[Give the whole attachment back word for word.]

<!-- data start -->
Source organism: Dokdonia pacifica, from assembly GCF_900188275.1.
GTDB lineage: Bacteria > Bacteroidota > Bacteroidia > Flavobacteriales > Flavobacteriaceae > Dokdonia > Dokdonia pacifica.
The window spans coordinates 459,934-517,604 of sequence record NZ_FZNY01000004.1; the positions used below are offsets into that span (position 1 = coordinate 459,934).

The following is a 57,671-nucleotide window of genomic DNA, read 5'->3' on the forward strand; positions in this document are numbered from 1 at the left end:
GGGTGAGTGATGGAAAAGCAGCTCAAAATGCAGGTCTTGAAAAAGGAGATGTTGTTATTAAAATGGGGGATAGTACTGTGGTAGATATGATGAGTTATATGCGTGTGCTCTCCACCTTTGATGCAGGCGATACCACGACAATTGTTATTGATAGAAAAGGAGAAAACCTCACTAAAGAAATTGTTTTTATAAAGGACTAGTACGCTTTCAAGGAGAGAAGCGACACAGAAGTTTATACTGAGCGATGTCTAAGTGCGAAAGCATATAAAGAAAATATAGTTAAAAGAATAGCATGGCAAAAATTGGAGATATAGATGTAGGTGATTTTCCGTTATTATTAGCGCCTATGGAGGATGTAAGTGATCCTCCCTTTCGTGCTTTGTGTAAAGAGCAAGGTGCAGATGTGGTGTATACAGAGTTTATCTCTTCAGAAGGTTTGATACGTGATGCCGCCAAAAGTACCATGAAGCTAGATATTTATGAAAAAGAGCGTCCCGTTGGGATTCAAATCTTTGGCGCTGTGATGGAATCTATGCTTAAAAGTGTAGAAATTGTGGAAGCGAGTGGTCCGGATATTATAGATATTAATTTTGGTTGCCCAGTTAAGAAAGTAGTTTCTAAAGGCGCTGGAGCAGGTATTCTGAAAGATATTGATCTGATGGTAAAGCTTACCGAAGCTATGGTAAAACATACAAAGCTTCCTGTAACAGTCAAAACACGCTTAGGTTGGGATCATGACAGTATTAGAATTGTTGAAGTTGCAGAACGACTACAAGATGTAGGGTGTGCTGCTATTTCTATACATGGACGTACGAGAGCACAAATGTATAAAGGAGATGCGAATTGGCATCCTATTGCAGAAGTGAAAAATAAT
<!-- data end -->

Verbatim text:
Source organism: Dokdonia pacifica, from assembly GCF_900188275.1.
GTDB lineage: Bacteria > Bacteroidota > Bacteroidia > Flavobacteriales > Flavobacteriaceae > Dokdonia > Dokdonia pacifica.
The window spans coordinates 459,934-517,604 of sequence record NZ_FZNY01000004.1; the positions used below are offsets into that span (position 1 = coordinate 459,934).

The following is a 57,671-nucleotide window of genomic DNA, read 5'->3' on the forward strand; positions in this document are numbered from 1 at the left end:
GGGTGAGTGATGGAAAAGCAGCTCAAAATGCAGGTCTTGAAAAAGGAGATGTTGTTATTAAAATGGGGGATAGTACTGTGGTAGATATGATGAGTTATATGCGTGTGCTCTCCACCTTTGATGCAGGCGATACCACGACAATTGTTATTGATAGAAAAGGAGAAAACCTCACTAAAGAAATTGTTTTTATAAAGGACTAGTACGCTTTCAAGGAGAGAAGCGACACAGAAGTTTATACTGAGCGATGTCTAAGTGCGAAAGCATATAAAGAAAATATAGTTAAAAGAATAGCATGGCAAAAATTGGAGATATAGATGTAGGTGATTTTCCGTTATTATTAGCGCCTATGGAGGATGTAAGTGATCCTCCCTTTCGTGCTTTGTGTAAAGAGCAAGGTGCAGATGTGGTGTATACAGAGTTTATCTCTTCAGAAGGTTTGATACGTGATGCCGCCAAAAGTACCATGAAGCTAGATATTTATGAAAAAGAGCGTCCCGTTGGGATTCAAATCTTTGGCGCTGTGATGGAATCTATGCTTAAAAGTGTAGAAATTGTGGAAGCGAGTGGTCCGGATATTATAGATATTAATTTTGGTTGCCCAGTTAAGAAAGTAGTTTCTAAAGGCGCTGGAGCAGGTATTCTGAAAGATATTGATCTGATGGTAAAGCTTACCGAAGCTATGGTAAAACATACAAAGCTTCCTGTAACAGTCAAAACACGCTTAGGTTGGGATCATGACAGTATTAGAATTGTTGAAGTTGCAGAACGACTACAAGATGTAGGGTGTGCTGCTATTTCTATACATGGACGTACGAGAGCACAAATGTATAAAGGAGATGCGAATTGGCATCCTATTGCAGAAGTGAAAAATAAT